What do you think makes your department stand out in a way that earned you a ‘Best of Region’ award?
Eddie Bobbitt: Early last year my friend (and colleague) Bret Hirsch and I had idea to present at the Region 3 NACADA Conference. We titled our session, “Hashtags to High-fives.” The idea of the session was to give the conference attendees tangible, practical and cost effective ways to connect with students. We discussed everything from utilizing social media to how to incorporate remote control inflatable sharks into practice. On our way to the conference, we thought the attendees would either think it was a very engaging session or a dumpster fire. Thankfully it wasn’t the latter.
We won Best of Region and got the opportunity to present at the national conference in Atlanta. To our surprise, we had over 500 advisors attend our session. We are still getting emails of advisors using some of our methods at their institution. In regards to what makes our department stand out? I work with some incredibly talented people. If we stand out, it’s because of their individual hard work and creativity.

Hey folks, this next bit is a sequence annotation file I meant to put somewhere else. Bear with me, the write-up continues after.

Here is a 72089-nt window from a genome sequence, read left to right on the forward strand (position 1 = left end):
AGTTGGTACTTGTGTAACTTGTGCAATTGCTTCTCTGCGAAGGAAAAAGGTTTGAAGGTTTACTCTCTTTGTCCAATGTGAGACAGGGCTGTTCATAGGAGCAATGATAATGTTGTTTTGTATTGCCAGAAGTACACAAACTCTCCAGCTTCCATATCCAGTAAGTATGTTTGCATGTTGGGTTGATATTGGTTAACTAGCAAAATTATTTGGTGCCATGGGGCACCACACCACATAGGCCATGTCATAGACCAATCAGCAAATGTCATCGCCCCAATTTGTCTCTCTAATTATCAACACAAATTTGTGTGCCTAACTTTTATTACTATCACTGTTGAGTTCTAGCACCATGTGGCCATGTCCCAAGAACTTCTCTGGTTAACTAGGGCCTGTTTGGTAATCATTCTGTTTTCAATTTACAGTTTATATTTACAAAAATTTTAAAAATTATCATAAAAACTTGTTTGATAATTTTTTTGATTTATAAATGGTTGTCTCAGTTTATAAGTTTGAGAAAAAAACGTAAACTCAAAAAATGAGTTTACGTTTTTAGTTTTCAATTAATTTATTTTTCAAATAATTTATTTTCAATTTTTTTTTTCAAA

How do you spend your spare time?
Eddie Bobbitt: I like to stay busy. Currently, I’m finishing up a second master’s degree in school counseling. When I’m not on the Belknap campus, I serve as the Executive Director for Camp Quality, a local non-profit that serves local children dealing with cancer. I also volunteer for Exit 0 (homeless outreach based in Jeffersonville) and serve on the School Counseling Board at New Albany High School.
What is the best piece of advice you’ve received that you maybe even impart upon your own students?
Eddie Bobbitt: One of my favorite authors and motivational speakers is Dr. Eric Thomas. He is a former academic advisor at Michigan State University and is now a professional motivational speaker. He speaks often about finding your ‘why.’ By doing so, you will be motivated to put more effort in what you do because you remember the greater purpose. I try to impart that on my students. It’s so much bigger than just graduating from college. It’s about being the first person to graduate from college in your family. It’s about achieving your life-long dream of becoming a doctor. It’s about getting the degree so you can go help at-risk youth. Whatever it is, finding your ‘why’ can be so powerful.